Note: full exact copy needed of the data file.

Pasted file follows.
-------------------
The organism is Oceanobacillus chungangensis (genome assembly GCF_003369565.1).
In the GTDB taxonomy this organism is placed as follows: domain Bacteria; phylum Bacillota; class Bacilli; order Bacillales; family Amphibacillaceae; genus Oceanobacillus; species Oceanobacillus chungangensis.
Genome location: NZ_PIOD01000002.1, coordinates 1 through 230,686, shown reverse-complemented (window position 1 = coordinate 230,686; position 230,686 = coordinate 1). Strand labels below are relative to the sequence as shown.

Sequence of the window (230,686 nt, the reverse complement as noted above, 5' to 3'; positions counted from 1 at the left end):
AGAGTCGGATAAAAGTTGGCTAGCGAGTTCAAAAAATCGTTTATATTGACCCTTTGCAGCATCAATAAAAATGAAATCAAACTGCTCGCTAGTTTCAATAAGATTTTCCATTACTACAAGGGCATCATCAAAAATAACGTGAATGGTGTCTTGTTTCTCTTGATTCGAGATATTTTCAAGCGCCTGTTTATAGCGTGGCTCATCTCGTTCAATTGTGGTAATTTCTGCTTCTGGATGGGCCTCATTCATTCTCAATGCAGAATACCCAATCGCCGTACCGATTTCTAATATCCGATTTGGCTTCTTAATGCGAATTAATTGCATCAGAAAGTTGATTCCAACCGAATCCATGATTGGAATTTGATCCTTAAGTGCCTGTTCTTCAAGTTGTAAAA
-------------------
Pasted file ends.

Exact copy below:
The organism is Oceanobacillus chungangensis (genome assembly GCF_003369565.1).
In the GTDB taxonomy this organism is placed as follows: domain Bacteria; phylum Bacillota; class Bacilli; order Bacillales; family Amphibacillaceae; genus Oceanobacillus; species Oceanobacillus chungangensis.
Genome location: NZ_PIOD01000002.1, coordinates 1 through 230,686, shown reverse-complemented (window position 1 = coordinate 230,686; position 230,686 = coordinate 1). Strand labels below are relative to the sequence as shown.

Sequence of the window (230,686 nt, the reverse complement as noted above, 5' to 3'; positions counted from 1 at the left end):
AGAGTCGGATAAAAGTTGGCTAGCGAGTTCAAAAAATCGTTTATATTGACCCTTTGCAGCATCAATAAAAATGAAATCAAACTGCTCGCTAGTTTCAATAAGATTTTCCATTACTACAAGGGCATCATCAAAAATAACGTGAATGGTGTCTTGTTTCTCTTGATTCGAGATATTTTCAAGCGCCTGTTTATAGCGTGGCTCATCTCGTTCAATTGTGGTAATTTCTGCTTCTGGATGGGCCTCATTCATTCTCAATGCAGAATACCCAATCGCCGTACCGATTTCTAATATCCGATTTGGCTTCTTAATGCGAATTAATTGCATCAGAAAGTTGATTCCAACCGAATCCATGATTGGAATTTGATCCTTAAGTGCCTGTTCTTCAAGTTGTAAAA